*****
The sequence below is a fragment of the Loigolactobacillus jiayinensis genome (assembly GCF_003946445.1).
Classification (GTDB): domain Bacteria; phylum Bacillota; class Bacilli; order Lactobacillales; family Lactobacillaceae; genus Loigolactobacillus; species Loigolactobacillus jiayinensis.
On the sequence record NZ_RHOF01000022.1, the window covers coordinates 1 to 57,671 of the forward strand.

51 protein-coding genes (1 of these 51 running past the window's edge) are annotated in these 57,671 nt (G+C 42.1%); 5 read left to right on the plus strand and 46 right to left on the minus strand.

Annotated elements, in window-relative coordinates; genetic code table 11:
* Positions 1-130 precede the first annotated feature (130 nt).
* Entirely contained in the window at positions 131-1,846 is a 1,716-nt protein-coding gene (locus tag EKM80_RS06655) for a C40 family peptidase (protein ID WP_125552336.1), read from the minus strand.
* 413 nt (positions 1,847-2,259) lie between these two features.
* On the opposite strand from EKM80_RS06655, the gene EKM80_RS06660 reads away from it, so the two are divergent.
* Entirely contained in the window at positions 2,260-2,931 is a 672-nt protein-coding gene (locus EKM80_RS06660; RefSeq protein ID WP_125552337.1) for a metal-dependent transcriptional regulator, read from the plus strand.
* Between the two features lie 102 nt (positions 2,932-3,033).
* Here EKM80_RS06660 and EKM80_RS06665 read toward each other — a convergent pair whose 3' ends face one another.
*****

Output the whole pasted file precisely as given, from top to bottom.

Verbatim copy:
The sequence below is a fragment of the Loigolactobacillus jiayinensis genome (assembly GCF_003946445.1).
Classification (GTDB): domain Bacteria; phylum Bacillota; class Bacilli; order Lactobacillales; family Lactobacillaceae; genus Loigolactobacillus; species Loigolactobacillus jiayinensis.
On the sequence record NZ_RHOF01000022.1, the window covers coordinates 1 to 57,671 of the forward strand.

51 protein-coding genes (1 of these 51 running past the window's edge) are annotated in these 57,671 nt (G+C 42.1%); 5 read left to right on the plus strand and 46 right to left on the minus strand.

Annotated elements, in window-relative coordinates; genetic code table 11:
* Positions 1-130 precede the first annotated feature (130 nt).
* Entirely contained in the window at positions 131-1,846 is a 1,716-nt protein-coding gene (locus tag EKM80_RS06655) for a C40 family peptidase (protein ID WP_125552336.1), read from the minus strand.
* 413 nt (positions 1,847-2,259) lie between these two features.
* On the opposite strand from EKM80_RS06655, the gene EKM80_RS06660 reads away from it, so the two are divergent.
* Entirely contained in the window at positions 2,260-2,931 is a 672-nt protein-coding gene (locus EKM80_RS06660; RefSeq protein ID WP_125552337.1) for a metal-dependent transcriptional regulator, read from the plus strand.
* Between the two features lie 102 nt (positions 2,932-3,033).
* Here EKM80_RS06660 and EKM80_RS06665 read toward each other — a convergent pair whose 3' ends face one another.